# Divergence, curl, and gradient of a complex function

From an answer here I got Green's theorem for functions in the complex plane

$$\oint f(z) \, dz = i \iint \left( \nabla f \right) \, dx \, dy = i \iint \left( 1 {\partial f \over \partial x} + i {\partial f \over \partial y} \right) \, dx \, dy$$

Which leads to the well known Cauchy's integral theorem

$$\oint f(z) \, dz = \iint \left( \frac{- \partial f_x}{\partial y} + \frac{- \partial f_y}{\partial x} \right)+ i \left( \frac{\partial f_x}{\partial x} + \frac{- \partial f_y}{\partial y} \right) \, dx \, dy$$ From which I then get $$\oint f(z) \, dz = \iint \left( \nabla \times f + i \nabla \cdot f \right) \, dx \, dy$$ I'm hoping someone here can tell me whether I'm on the right track or not.

Keep in mind that $$\nabla = 1 {\partial \over \partial x} + i {\partial \over \partial y}$$

• You can use \mathbf{f} $\mathbf{f}$ or \vec{f} $\vec{f}$ for vectors. Nov 23, 2017 at 4:57
• There are no vectors. The complex numbers are being treated as though they were vectors though Nov 23, 2017 at 5:03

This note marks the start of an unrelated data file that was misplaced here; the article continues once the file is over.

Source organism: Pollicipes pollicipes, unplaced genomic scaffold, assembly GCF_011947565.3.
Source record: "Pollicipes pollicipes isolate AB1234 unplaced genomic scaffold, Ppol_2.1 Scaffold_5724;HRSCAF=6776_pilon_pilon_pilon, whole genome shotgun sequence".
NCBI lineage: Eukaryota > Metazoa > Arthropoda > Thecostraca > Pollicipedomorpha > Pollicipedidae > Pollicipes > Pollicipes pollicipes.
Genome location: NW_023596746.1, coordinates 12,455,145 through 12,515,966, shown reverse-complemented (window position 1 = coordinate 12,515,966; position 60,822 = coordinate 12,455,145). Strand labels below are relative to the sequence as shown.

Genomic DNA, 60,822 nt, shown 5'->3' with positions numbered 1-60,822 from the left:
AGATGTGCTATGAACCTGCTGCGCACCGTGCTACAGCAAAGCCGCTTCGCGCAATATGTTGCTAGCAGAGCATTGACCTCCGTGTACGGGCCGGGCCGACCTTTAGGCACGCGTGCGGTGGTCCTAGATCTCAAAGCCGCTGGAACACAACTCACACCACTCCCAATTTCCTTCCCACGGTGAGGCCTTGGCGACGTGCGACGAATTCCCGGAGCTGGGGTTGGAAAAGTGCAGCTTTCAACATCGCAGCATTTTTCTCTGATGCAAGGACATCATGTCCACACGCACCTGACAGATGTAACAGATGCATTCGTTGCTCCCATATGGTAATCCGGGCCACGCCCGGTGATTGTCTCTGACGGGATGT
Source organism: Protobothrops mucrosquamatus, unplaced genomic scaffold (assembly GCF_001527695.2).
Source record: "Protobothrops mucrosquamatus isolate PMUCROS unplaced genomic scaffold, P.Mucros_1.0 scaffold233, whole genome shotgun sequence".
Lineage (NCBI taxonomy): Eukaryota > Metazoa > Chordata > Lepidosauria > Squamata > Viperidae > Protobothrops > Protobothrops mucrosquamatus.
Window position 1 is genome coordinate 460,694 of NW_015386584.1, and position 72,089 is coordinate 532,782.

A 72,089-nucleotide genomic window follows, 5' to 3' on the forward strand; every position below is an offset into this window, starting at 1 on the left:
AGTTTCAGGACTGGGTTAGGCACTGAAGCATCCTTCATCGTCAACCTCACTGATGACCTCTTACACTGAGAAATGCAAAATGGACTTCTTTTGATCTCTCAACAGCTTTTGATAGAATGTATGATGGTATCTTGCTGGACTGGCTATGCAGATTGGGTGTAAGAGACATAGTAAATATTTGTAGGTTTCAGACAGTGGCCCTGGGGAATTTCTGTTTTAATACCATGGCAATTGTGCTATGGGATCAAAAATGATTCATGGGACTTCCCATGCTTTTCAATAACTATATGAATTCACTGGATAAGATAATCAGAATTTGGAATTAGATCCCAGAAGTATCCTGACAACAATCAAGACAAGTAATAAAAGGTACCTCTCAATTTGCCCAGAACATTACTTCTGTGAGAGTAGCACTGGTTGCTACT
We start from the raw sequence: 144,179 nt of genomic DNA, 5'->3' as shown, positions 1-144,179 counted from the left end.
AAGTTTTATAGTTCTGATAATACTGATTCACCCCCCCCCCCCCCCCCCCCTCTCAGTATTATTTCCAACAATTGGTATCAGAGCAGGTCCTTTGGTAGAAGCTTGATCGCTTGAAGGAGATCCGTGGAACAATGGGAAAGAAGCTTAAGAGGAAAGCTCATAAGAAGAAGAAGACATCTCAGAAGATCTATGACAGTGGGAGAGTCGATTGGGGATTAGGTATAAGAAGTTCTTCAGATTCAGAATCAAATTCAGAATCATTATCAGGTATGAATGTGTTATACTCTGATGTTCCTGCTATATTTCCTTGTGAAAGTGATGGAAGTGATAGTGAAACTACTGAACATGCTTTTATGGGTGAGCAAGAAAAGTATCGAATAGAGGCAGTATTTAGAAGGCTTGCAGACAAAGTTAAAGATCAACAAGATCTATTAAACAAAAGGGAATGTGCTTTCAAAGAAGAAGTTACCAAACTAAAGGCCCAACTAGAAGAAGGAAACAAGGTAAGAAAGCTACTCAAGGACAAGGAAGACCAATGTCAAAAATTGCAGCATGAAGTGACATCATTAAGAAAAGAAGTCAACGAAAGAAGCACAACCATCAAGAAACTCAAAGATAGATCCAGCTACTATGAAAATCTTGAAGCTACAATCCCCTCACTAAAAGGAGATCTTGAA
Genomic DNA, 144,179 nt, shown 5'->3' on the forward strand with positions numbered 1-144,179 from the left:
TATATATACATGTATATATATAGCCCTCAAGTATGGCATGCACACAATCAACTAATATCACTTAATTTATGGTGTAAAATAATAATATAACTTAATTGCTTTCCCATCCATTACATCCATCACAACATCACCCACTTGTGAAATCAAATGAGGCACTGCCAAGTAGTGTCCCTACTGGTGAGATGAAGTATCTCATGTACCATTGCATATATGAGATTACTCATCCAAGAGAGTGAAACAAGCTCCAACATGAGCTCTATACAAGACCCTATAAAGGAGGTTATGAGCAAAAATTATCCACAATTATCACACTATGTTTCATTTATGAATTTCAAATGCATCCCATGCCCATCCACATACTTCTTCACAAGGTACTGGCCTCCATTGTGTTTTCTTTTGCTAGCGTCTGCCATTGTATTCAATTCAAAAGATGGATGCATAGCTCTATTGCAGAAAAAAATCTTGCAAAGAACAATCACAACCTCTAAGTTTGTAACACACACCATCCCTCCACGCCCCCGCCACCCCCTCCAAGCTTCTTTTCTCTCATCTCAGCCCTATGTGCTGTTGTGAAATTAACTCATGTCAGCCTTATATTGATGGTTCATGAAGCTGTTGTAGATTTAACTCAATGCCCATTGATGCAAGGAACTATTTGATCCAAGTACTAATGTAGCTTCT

• Bro, it’s just a MathJax tip; no need to get defensive about it. And by the way, I would strongly contend that divergence and curl only make sense as operators on vectors and that vectors within the complex plane are very much actual vectors. Nov 23, 2017 at 5:13
• I didn't get defensive about it. Why would you think I was getting defensive about it? Nov 23, 2017 at 5:17
• Well it took me 3 days to do what should have taken 30 minutes but I finally did it. Its all based on solitaryroad.com/c606.html Nov 23, 2017 at 8:49

I'm not a physicist, but I think that gradient, curl, and divergence are strictly for a real $d$-dimensional environment, in particular for $d=2$ and $d=3$. I have never met your strange complex definition of $\nabla$.
On the other hand it is of course possible to prove the Cauchy integral formula using Green's theorem in the form $$\int_{\partial \Omega}\bigl(P(x,y)\>dx+Q(x,y)\>dy\bigr)=\int_\Omega(Q_x-P_y)\>{\rm d}(x,y)\ .\tag{1}$$ Write your analytic $f$ in the form $f=u+ iv$ as well as $dz$ in the form $dz=dx+i dy$. Then by definition of complex line integrals you have $$\int_{\partial\Omega}f(z)\>dz=\int_{\partial\Omega}(u\>dx-v\>dy)+i\int_{\partial\Omega}(v\>dx+ u\>dy)\ ,$$ to which you can apply $(1)$ separately. Finally the CR equations will come to your rescue.